Is General Motors going bankrupt?

Discussion in 'Politics' started by Ben W, Jan 17, 2006.

  1. Ben W

    Ben W
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    Things do not seem to be going to well for GM at present with many rumours as to their financial state. Honda, Toyota and Nissan seem to be circling for a kill. Will GM stave of bankrupcy?

    - Cracks begin to show at General Motors
    16th January 2006
    By ABR Staff Writer

    Speaking at the International Auto Show in Detroit, General Motors chairman Robert Lutz lambasted the analysts who dared to criticize his company and affirmed that the auto giant had entered 2006 in good condition. Yet for all the positive publicity GM has tried to generate, murmurs about a possible bankruptcy still persist, as Datamonitor Analyst Richard Carteau reports...

    General Motors' latest PR strategy, which aims to demonstrate that the group has no intention of filing for bankruptcy and to reassure both markets and consumers about the groups health, could be described, for the most part, as blindly optimistic.

    The launch of new models, such as the muscular Chevrolet Camaro concept, has been largely ineffective in staving off criticism regarding the company's lack of innovation. Moreover, the way GM chairman Robert Lutz lashed out at analysts at the Detroit Auto Show, when the eyes of the world's media were upon him, betrayed the seriousness and instability of the group's situation.

    Speaking at this key industry event, Mr Lutz compared GM's current situation to that of Daimler-Chrysler when it narrowly skirted bankruptcy in the early 1990s. Of course, this argument remains strongly unconvincing as the competitive landscapes of the two separate decades are irreconcilably different; this decade has seen the rise of non-US players such as Toyota and Honda.

    It was Goldman Sachs' recent upgrading of the auto giant that helped GM's battered shares see one of their best days since last year, and the move was also enough to lift the Dow Jones industrial average above the 11,000 threshold. However, the positive news was tempered by the auto analyst who upgraded GM, Robert Barry, likening the automaker's outlook to that of a sinking ship and describing his long term view of the company as "squarely negative".

    Nevertheless, the slight upturn brought by Goldman Sachss upgrade from 'underperform' to 'in-line' would have been more effective had it been supported by some reassuring words from Mr Barry - words that the outspoken auto industry veteran, who turns 74 next month, was obviously struggling to utter.

    The brief upturn experienced by GM does not seem to be enough to fuel a steady recovery, and has not fully justified Mr Lutz's vehement denial of a potential filing for Chapter 11. However, automotive analysts are almost unanimously predicting a collapse: Ron Tadross of Bank of America Securities, put the chance of a GM bankruptcy at 40% in the next two years, but described an eventual bankruptcy filing as "inevitable". Similarly, Standard & Poors recently downgraded GM debt further into junk bond status, leading one of the firm's analysts Scott Sprinzen to state that the chance that the automaker would file bankruptcy was "not far fetched".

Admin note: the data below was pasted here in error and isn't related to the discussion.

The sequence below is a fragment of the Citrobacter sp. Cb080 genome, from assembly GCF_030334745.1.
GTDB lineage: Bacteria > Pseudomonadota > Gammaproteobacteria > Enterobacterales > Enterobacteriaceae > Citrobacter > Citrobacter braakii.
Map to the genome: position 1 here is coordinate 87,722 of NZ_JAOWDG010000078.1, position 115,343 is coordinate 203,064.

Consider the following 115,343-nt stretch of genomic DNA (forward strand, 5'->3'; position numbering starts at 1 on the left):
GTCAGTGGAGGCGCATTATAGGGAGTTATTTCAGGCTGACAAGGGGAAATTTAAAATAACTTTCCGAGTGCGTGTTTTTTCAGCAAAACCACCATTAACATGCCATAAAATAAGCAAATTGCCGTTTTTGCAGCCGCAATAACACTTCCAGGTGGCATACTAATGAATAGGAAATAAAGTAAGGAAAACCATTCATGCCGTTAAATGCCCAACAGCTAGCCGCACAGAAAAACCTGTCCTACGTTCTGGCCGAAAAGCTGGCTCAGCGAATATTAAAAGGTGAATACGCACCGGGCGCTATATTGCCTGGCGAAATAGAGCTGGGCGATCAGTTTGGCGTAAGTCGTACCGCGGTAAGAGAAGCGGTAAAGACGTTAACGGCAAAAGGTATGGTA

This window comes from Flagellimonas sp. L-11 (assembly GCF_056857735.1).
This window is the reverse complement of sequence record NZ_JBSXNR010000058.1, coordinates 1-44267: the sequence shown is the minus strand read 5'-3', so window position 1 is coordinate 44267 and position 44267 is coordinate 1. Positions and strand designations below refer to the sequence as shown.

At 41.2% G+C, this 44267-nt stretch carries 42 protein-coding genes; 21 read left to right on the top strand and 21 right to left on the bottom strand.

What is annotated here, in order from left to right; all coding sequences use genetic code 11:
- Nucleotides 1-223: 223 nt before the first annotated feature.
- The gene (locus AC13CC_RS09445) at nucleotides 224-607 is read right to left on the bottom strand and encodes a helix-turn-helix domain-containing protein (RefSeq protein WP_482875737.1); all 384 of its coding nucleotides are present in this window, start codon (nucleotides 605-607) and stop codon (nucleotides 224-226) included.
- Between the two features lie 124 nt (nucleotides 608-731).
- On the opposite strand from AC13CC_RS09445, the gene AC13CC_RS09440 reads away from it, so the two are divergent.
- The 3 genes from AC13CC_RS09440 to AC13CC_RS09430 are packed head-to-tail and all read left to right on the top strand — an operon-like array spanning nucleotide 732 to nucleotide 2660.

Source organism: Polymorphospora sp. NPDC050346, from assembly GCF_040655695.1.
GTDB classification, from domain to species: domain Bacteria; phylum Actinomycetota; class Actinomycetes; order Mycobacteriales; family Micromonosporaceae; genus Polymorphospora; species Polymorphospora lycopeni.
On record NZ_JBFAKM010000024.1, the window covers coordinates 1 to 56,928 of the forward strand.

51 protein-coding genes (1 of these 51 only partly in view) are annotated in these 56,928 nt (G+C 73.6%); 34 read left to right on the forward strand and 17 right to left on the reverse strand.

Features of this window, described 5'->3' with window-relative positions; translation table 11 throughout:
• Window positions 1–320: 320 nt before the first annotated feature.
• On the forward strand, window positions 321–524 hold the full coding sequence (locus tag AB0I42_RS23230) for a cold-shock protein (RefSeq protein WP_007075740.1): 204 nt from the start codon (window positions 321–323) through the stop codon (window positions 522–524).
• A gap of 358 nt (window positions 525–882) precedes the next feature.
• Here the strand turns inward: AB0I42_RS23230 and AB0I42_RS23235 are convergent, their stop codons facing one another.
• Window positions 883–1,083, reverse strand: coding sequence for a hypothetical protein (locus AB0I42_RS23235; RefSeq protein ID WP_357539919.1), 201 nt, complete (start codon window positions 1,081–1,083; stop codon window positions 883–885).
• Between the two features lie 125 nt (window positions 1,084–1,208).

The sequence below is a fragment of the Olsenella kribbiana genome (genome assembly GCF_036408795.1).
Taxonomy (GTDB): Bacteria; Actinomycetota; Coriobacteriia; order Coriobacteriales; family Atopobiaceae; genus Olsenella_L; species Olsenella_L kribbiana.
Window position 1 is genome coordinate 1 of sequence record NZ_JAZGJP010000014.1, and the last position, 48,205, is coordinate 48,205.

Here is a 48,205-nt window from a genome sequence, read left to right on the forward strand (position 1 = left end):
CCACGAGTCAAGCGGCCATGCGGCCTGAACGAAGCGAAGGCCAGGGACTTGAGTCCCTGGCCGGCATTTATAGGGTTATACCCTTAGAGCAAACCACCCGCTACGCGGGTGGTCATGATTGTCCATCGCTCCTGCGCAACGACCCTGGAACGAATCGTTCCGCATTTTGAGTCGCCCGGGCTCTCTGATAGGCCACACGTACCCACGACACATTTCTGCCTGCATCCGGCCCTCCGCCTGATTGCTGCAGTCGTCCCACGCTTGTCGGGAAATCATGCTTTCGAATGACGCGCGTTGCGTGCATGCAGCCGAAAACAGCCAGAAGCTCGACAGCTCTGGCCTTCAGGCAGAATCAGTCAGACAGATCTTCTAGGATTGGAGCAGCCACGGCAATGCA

If GM is to persuade analysts that its future is secure, the company will need to start putting an even more positive, not to mention more convincing, gloss on its situation.

    http://snipurl.com/ln2q
     
  2. billwald

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    Will the mood of the country pemit a bail out like Chrysler had?
     
  3. fromtheright

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    I hope not. Let the unions sink 'em.
     
  4. Hope of Glory

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    Bankruptcy and the Corvette are the only two things that can save them. The unions have put them in the position in which they now find themselves. Reorganization would permit them to dump some of the excess baggage that was foisted upon them by the unions, and perhaps rebuild in a fashion that would permit them to operate.
     
  5. Terry_Herrington

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    Yea, let all those workers go on unemployment; let their families suffer, who cares! :rolleyes:

    How calloused!

    No wonder liberals like me often despise positions taken by conservatives.
     
  6. Ben W

    Ben W
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    What things are the excess baggage that they should get rid of?

    I have not see the Corvette, but the one they made in the 1970's was killer. Yet times have changed, and are they going to genuinley be able to go head to head with the 206KW V6 twin turbo Toyota Soarer?
     
  7. Bro. James

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    Is GM "going" bankrupt? GM is bankrupt--has been for some time. So is the U.S. of A--probably for the same reasons, one of which might be: Dialectic materialism with a capitalistic twist. Karl would be proud.

    The love of money is at the root of the problem. The labor unions are just trying to keep up with the rampant mismanagement at all levels--see the Katrina fiasco.

    If we could only figure out how to tax the traffic--in opium derivatives--we might get out of the "red". Would that mean more gold for China?

    Wake up and smell the tea--it is from Pekoe.

    Selah,

    Retired UAW (aerospace), yeah, we helped go to the moon and back too.

    Bro. James
     
  8. Baptist in Richmond

    Baptist in Richmond